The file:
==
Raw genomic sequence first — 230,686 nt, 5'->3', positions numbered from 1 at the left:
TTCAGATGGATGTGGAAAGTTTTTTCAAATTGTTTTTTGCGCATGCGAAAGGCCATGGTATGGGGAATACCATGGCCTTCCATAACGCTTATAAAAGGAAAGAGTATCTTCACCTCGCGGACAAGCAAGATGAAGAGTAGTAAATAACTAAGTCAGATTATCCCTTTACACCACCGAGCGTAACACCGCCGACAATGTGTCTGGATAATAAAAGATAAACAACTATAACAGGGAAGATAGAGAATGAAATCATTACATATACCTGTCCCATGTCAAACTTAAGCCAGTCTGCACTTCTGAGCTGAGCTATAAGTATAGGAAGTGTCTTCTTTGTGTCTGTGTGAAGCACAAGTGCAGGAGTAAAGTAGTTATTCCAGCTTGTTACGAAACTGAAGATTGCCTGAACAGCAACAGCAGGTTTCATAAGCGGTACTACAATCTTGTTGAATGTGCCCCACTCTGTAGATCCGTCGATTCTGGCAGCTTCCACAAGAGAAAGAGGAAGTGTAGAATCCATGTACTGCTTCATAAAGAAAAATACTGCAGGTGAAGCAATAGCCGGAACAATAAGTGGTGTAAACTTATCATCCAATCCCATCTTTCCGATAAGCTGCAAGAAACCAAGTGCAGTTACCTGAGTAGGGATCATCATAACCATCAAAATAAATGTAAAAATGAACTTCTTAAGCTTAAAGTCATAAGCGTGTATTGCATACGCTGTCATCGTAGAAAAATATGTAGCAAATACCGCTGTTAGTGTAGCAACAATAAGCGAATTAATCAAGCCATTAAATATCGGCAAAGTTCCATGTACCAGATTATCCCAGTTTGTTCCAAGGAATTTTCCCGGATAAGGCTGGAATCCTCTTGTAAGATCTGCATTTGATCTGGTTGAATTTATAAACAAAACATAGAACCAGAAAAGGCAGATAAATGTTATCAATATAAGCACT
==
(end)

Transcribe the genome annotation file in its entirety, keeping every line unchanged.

Raw genomic sequence first — 230,686 nt, 5'->3', positions numbered from 1 at the left:
TTCAGATGGATGTGGAAAGTTTTTTCAAATTGTTTTTTGCGCATGCGAAAGGCCATGGTATGGGGAATACCATGGCCTTCCATAACGCTTATAAAAGGAAAGAGTATCTTCACCTCGCGGACAAGCAAGATGAAGAGTAGTAAATAACTAAGTCAGATTATCCCTTTACACCACCGAGCGTAACACCGCCGACAATGTGTCTGGATAATAAAAGATAAACAACTATAACAGGGAAGATAGAGAATGAAATCATTACATATACCTGTCCCATGTCAAACTTAAGCCAGTCTGCACTTCTGAGCTGAGCTATAAGTATAGGAAGTGTCTTCTTTGTGTCTGTGTGAAGCACAAGTGCAGGAGTAAAGTAGTTATTCCAGCTTGTTACGAAACTGAAGATTGCCTGAACAGCAACAGCAGGTTTCATAAGCGGTACTACAATCTTGTTGAATGTGCCCCACTCTGTAGATCCGTCGATTCTGGCAGCTTCCACAAGAGAAAGAGGAAGTGTAGAATCCATGTACTGCTTCATAAAGAAAAATACTGCAGGTGAAGCAATAGCCGGAACAATAAGTGGTGTAAACTTATCATCCAATCCCATCTTTCCGATAAGCTGCAAGAAACCAAGTGCAGTTACCTGAGTAGGGATCATCATAACCATCAAAATAAATGTAAAAATGAACTTCTTAAGCTTAAAGTCATAAGCGTGTATTGCATACGCTGTCATCGTAGAAAAATATGTAGCAAATACCGCTGTTAGTGTAGCAACAATAAGCGAATTAATCAAGCCATTAAATATCGGCAAAGTTCCATGTACCAGATTATCCCAGTTTGTTCCAAGGAATTTTCCCGGATAAGGCTGGAATCCTCTTGTAAGATCTGCATTTGATCTGGTTGAATTTATAAACAAAACATAGAACCAGAAAAGGCAGATAAATGTTATCAATATAAGCACT